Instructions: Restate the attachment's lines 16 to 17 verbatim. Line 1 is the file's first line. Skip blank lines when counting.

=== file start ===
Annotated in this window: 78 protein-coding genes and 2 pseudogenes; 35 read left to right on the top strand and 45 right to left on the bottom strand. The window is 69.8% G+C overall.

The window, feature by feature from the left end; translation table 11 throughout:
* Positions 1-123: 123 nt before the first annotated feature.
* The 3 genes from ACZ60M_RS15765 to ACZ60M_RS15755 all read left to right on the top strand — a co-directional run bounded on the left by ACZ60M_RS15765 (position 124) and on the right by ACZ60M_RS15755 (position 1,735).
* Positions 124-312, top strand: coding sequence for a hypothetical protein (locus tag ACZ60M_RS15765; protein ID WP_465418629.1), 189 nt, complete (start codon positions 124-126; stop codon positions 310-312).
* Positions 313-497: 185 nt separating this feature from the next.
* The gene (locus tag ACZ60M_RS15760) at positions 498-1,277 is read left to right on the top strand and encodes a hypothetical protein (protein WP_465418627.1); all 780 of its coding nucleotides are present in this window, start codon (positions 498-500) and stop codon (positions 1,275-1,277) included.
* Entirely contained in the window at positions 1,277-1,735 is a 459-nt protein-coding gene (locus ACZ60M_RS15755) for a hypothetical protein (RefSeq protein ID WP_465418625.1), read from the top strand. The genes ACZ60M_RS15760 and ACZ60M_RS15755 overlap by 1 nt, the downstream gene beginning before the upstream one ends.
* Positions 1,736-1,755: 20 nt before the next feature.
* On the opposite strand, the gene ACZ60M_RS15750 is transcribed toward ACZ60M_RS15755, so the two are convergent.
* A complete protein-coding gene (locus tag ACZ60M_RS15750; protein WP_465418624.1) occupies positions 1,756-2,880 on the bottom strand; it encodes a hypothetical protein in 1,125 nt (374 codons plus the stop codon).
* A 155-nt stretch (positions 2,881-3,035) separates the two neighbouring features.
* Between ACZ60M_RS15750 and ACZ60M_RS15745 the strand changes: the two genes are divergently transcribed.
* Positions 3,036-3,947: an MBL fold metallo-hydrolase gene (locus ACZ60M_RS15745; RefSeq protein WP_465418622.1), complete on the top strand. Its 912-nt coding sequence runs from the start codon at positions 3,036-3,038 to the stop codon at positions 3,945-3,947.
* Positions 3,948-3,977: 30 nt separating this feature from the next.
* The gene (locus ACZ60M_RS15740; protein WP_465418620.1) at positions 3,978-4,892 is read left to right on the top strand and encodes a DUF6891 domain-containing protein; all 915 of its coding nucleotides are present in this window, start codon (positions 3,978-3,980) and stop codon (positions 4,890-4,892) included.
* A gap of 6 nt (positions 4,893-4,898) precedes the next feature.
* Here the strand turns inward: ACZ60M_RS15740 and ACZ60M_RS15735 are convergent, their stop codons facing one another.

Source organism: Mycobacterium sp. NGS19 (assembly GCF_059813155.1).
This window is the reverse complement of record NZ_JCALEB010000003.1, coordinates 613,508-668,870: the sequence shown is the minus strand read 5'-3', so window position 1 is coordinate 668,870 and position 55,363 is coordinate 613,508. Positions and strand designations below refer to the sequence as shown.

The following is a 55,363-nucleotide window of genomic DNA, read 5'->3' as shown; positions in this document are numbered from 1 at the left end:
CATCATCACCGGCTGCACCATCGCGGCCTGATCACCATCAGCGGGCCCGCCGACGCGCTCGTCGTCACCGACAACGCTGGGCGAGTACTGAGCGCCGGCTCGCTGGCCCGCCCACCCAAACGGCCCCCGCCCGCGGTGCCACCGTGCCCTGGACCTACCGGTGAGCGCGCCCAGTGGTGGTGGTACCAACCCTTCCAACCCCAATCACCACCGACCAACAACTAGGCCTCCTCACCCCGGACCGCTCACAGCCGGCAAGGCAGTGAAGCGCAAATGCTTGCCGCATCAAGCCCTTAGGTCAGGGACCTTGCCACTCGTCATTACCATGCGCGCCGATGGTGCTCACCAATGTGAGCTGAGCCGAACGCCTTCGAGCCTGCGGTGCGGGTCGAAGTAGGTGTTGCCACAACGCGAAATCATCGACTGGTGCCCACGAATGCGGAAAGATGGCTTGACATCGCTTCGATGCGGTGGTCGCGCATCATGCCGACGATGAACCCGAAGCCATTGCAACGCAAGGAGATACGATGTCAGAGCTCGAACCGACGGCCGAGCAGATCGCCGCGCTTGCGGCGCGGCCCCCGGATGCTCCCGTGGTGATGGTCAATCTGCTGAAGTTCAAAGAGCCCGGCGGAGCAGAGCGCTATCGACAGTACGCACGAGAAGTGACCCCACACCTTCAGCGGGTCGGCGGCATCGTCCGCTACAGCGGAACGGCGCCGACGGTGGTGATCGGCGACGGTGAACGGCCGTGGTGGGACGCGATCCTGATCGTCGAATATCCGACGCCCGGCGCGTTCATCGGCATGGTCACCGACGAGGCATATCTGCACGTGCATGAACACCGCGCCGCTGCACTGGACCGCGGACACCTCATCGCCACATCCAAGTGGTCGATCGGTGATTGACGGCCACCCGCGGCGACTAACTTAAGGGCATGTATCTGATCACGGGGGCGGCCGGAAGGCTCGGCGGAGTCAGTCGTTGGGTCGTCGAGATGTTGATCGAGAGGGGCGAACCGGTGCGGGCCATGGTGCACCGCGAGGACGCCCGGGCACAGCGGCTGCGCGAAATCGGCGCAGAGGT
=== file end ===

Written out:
* The gene (locus ACZ60M_RS15740; protein WP_465418620.1) at positions 3,978-4,892 is read left to right on the top strand and encodes a DUF6891 domain-containing protein; all 915 of its coding nucleotides are present in this window, start codon (positions 3,978-3,980) and stop codon (positions 4,890-4,892) included.
* A gap of 6 nt (positions 4,893-4,898) precedes the next feature.